Kyle Brower: My personal feelings on this subject really depend on what the fan's motivation is. What I can say for sure, though, is that in this age of ubiquitous technology, you have to assume it's happening and just accept it. The same goes for illegal downloading. As a musician, you're better off just taking it as a compliment and moving on.

Dan Miller: For a band developing a fanbase, sharing like this is essential to make the band more widespread.

MSJ: If you were a superhero, what music person would be your arch nemesis and why?
Matt Penco: I plead the Fifth on this one!
MSJ: If you were to put together your ultimate band (a band you'd like to hear or catch live), who would be in it and why?
Matt Penco: Steve Hillage on guitar, Carl Palmer on drums, Herbie Hancock on keys, Jaco Pastorius on bass, Mike Pinder on Mellotron, Lenny Zakatek on lead vocal, and the entire London Philharmonic Orchestra behind them. . . mostly because at the moment, they are my favorite performers on those respective parts. I'm not sure how well they'd all function as a unit though.

Kyle Brower: Chris Adler (Lamb of God) on drums; Randy Blythe (Lamb of God) and Maynard James Keenan (Tool) on dueling vocals; Peter Wichers (Soilwork) and Joe Duplantier (Gojira) on guitars; Les Claypool on bass. I'd like to hear the blend of heaviness and melody that would come out of this lineup.

Dan Miller: Eric Krasno - guitar, Christian McBride - bass, Steve Smith - drums.

MSJ:

If you were in charge of assembling a music festival and wanted it to be the ultimate one from your point of view who would be playing?

Caroline Schneider: Man oh man. . . I don't know, if I had the powers that be behind me on this, I'd definitely only have one stage so I could see every artist and not have to budget my time. Also, these bands hardly belong in the same festival if you're trying stay in a similar genre.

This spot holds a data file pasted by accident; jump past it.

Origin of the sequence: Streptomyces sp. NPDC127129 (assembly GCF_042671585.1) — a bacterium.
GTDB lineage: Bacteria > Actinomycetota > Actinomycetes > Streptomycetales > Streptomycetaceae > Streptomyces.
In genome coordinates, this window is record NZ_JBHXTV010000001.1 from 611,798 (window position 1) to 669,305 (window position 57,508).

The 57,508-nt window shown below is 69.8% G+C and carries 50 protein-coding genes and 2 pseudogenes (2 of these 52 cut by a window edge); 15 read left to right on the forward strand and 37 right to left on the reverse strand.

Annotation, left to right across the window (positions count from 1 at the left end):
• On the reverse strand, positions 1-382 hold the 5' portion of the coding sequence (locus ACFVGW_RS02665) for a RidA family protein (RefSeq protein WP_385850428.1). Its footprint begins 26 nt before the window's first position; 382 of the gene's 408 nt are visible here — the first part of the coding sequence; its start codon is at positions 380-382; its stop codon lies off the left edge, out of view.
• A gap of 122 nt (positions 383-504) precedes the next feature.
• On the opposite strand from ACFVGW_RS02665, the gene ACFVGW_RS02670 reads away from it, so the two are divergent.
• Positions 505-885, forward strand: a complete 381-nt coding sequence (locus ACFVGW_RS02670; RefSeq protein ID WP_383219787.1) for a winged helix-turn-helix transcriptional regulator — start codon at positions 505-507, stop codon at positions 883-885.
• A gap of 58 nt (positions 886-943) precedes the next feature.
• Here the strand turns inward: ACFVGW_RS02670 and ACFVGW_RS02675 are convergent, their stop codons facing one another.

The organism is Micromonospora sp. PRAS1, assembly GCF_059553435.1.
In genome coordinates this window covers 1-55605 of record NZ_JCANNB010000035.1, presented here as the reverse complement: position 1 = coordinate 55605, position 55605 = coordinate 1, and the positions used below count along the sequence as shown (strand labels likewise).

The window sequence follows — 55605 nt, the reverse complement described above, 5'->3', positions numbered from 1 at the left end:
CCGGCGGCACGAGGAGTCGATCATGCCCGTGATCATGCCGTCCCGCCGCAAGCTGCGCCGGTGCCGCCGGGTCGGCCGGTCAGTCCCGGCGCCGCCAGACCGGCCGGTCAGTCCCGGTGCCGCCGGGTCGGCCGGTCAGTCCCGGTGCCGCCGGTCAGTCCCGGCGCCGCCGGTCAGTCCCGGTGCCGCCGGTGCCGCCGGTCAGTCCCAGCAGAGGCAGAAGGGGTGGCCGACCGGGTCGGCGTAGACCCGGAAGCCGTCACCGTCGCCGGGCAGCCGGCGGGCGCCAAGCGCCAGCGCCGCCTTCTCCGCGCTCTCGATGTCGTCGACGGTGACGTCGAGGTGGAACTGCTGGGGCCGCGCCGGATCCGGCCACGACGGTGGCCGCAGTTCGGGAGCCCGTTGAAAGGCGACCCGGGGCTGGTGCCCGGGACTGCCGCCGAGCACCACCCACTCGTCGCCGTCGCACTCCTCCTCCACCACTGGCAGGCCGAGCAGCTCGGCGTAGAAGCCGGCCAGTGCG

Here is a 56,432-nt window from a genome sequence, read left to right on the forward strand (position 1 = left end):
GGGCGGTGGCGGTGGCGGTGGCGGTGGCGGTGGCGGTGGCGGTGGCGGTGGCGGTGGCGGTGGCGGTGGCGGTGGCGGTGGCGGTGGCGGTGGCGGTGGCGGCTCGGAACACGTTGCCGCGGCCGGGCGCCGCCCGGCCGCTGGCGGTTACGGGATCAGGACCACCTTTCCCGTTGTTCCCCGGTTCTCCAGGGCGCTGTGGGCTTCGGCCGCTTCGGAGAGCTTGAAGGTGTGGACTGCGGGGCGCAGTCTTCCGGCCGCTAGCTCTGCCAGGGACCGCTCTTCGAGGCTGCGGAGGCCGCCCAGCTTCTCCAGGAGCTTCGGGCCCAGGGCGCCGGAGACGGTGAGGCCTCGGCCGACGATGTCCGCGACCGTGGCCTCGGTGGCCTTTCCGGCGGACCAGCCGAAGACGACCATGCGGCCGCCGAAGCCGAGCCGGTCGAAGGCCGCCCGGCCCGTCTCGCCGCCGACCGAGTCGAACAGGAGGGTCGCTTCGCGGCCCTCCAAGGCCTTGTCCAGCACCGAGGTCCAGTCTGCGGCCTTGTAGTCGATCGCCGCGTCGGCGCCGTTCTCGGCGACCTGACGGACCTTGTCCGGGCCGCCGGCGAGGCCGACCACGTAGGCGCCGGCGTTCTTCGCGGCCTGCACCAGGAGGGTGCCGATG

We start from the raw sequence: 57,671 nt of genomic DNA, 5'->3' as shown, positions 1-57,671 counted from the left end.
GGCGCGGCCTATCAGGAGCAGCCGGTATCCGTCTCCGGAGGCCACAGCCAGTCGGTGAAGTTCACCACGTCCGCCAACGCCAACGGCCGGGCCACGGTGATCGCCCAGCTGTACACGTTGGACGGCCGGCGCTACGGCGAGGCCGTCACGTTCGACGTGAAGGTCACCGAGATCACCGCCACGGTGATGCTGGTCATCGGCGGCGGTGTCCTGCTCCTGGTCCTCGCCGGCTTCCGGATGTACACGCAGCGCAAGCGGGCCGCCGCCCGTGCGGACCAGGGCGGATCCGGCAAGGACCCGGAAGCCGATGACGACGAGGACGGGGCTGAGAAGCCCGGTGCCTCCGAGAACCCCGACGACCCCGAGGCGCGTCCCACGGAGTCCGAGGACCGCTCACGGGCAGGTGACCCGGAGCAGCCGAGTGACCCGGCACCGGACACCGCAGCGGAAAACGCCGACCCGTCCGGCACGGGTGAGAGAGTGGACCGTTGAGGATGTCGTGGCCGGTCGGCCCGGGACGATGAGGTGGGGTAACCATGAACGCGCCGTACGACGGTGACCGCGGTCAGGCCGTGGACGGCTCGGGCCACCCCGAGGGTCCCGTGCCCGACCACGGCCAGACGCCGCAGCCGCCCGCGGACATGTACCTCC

Matt Penco: Most of the acts I'd want to play are either well past their prime or dead.

Kyle Brower: To name a few: Lamb of God, First Blood, Gojira, Hatebreed, DevilDriver, Killswitch Engage, Soilwork, Death Before Dishonor, Despised Icon, Unearth.

MSJ:

What was the last CD you bought and/or what have you been listening to lately?

Caroline Schneider: Yes, Gentle Giant, Jethro Tull, The Hives, The Vines, Beck, Green Day, Sound Garden, Faith No More, Hanson, Ingram Hill, Four Non Blondes, Alice in Chains, Stone Temple Pilots, Pearl Jam, and of course. . . Sammy Davis, Jr. to end the night with some swingin' tunes… only if Buddy Rich is on drums. 

Matt Penco: I just bought The Beatles in Mono box set.

Kyle Brower: Lately I've been listening to Lamb of God, First Blood, Killswitch Engage, Soilwork. 

Dan Miller: I haven't bought anything recently but I've been listening to Tom Waits - Raindogs, and Return to Forever.

MSJ:

Have you read any good books lately?

Caroline Schneider: I read Reasons to Be Pretty by Neil LaBute, mainly to find some great comedic monologues for auditions. He's an awesome playwright. 

Matt Penco: I wish I had time to read books.

MSJ:

What about the last concert you attended for your enjoyment?

Caroline Schneider: Lamb of God with Killswitch Engage, Testament, and Huntress at the Fox Theater in Oakland, California.

Matt Penco: Esperanza Spalding at the Byham Theater in Pittsburgh, PA.

Kyle Brower: Same as Caroline.

MSJ:

Do you have a musical “guilty pleasure?”

Caroline Schneider: I love going back to my middle school days with boy bands like N'Sync and Backstreet Boys. . . not to mention all those one hit wonders at the time like Semisonic. Don't deny it. We all know the lyrics to "Closing Time.”

Matt Penco: "Don't Lose My Number" by Phil Collins.

Dan Miller: Old Red Hot Chili Peppers from the Hillel Slovak era.

MSJ: If you could sit down to dinner with any three people, living or dead, for food and conversation, with whom would you be dining?
Caroline Schneider: Michael Lang, Janis Joplin, and Phillip Seymour Hoffman, mostly to discuss acting, Janis's short time on this earth, and Woodstock. 

Matt Penco: Any of my grandparents.

Kyle Brower: Chris Adler, Maynard James Keenan, Bob Marley. 

Dan Miller: Same as Matt.

MSJ:

What would be on the menu?

Caroline Schneider: Pizza from the Cheeseboard in Berkeley. 

Matt Penco: Buffalo Chicken Pizza from Frank's Pizza and Chicken in Pittsburgh, obviously. That’s always on the menu.

Kyle Brower: Think Thanksgiving, but with steak instead of turkey.

MSJ: Are there any closing thoughts you would like to get out there?
Caroline Schneider: This band is here to do something great. Don't tell us otherwise. 

Kyle Brower: Give Fatal Expectation a good listen and like us on Facebook! Check out our official website www.reformationband.com for music, photos, merch, and contact info!

MSJ: This interview is available in book format (hardcover and paperback) in Music Street Journal: 2014  Volume 2 at lulu.com/strangesound.